In front of the Yangiyo‘l station there was a multitude of Poles, mostly women and children. There, I saw General Anders, who arrived the day before the departure of the train to Krasnovodsk (present day Turkmenbasi). Because it was the end of August, it was extremely hot. There was shortage of drinking water. We got off the train about 3 km from the port, and spent the day under the hot sun, on the hot sand, with nowhere to escape the heat. In the evening, we began to make our way towards the port. I was carrying quite a heavy suitcase. A passing truck took pity on me and gave me a lift. Towards evening we began to board the ship, but without our father. He stayed behind and sailed on a military ship. Those were the last vessels that left Krasnovodsk and sailed to the port of Pahlavi (Iran).

 

In Pahlavi, we were housed in tents near the Caspian Sea. Our food consisted of tomato rice soup with mutton. Many people became sick because the richness and abundance of food was too much for their malnourished systems. After two weeks of stay, we were given a bath and new clothes for the trip to Tehran. We traveled by bus on narrow roads in high mountains. We slept one night in Qazin - if I remember correctly.

 

In Tehran, we were assigned to camp No.1 where we had to help carry bricks for the shelters. I finally completed grade 6 and joined the girl guides. While in Tehran, I explored the city and surrounding mountains. In 1943, we were to go to Ahvaz, and then to Africa. Unfortunately, our family was rejected and so we spent another month in the camp. While there, we heard of the death of General Sikorski. In late July, we were loaded onto trains and left for Ahvaz. We passed through many tunnels. When we arrived in Ahvaz, a desert town, we were quartered in former horse stables which were built of bricks. We were again rejected for resettlement to Africa, and stayed in Ahvaz until February 1944. My mom went to work for the English NAFE. In January 1944, the army began again signing up volunteers. I decided to join the Junior Volunteers. My mother also decided to go into the army, on condition that my sister Irka would be accepted to the school, as she was only 11 years old.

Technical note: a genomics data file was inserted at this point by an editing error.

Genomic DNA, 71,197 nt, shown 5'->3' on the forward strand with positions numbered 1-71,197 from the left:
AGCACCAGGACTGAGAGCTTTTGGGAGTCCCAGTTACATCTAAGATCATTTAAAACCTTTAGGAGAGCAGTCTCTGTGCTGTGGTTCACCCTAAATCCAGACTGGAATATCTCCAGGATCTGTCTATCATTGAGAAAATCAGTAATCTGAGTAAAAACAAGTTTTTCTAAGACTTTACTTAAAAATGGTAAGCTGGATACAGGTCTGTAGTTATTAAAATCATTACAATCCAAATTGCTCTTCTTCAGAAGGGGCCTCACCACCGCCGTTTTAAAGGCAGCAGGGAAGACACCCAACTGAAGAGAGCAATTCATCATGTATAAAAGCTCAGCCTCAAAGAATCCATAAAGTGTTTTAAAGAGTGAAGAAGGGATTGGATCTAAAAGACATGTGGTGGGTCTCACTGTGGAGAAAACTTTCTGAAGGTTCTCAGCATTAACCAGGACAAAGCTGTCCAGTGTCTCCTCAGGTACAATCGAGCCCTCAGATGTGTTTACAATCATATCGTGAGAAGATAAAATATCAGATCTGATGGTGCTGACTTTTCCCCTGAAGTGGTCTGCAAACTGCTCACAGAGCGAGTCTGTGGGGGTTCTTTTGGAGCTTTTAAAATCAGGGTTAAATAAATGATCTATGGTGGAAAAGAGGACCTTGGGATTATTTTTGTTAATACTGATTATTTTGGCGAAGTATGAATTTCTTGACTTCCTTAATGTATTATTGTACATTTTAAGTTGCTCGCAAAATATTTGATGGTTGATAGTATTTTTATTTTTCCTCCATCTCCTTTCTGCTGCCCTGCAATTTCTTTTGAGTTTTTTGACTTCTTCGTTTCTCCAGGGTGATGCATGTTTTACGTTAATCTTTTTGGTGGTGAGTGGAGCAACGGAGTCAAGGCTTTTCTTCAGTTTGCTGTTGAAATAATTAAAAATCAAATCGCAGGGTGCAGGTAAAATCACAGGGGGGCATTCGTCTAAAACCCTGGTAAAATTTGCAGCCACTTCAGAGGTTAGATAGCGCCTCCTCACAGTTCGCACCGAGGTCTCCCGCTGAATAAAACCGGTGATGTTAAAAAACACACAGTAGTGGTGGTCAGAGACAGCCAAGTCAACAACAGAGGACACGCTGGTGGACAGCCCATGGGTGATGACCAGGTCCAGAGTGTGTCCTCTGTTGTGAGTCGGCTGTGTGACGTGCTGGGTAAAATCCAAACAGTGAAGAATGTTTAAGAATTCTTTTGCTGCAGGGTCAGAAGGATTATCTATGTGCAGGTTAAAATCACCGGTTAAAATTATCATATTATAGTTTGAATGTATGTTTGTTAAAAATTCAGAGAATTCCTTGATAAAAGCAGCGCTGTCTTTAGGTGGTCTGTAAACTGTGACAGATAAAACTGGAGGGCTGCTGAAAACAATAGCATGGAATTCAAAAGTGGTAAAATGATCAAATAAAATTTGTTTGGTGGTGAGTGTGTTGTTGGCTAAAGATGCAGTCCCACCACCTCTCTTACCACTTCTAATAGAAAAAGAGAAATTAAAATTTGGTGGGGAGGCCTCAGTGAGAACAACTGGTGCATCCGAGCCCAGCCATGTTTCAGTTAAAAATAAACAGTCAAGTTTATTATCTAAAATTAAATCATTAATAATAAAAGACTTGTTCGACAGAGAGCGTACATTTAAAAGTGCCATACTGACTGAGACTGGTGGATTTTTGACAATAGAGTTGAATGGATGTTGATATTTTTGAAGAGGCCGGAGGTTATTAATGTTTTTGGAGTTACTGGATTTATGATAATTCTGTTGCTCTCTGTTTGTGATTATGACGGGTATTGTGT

Everything turned out positively. In mid-February we travelled to Palestine via Iraq, and Lebanon. We took the train to Baghdad (Iraq), and the rest of the trip we travelled by trucks. It was insanely hot. We would leave very early in the morning and ride until 12 o'clock, and then we would set up tents and spend the rest of the day under them. We rode through the desert where the sand was black - something extraordinary. The trip took five days to reach Haifa in Palestine, where we were divided: those of military age went to Egypt; the younger ones were enrolled in school in Nazareth. I registered in trade school, where I finished middle school obtaining a junior diploma, and then went on to the School of Administration and Commerce. In Nazareth, I spent the most pleasant time of my youth. Usually our summer vacations were spent by the Mediterranean Sea. We also visited all the holy places and participated in church services. We attended Midnight mass in Bethlehem, and the Way of the Cross on Good Friday.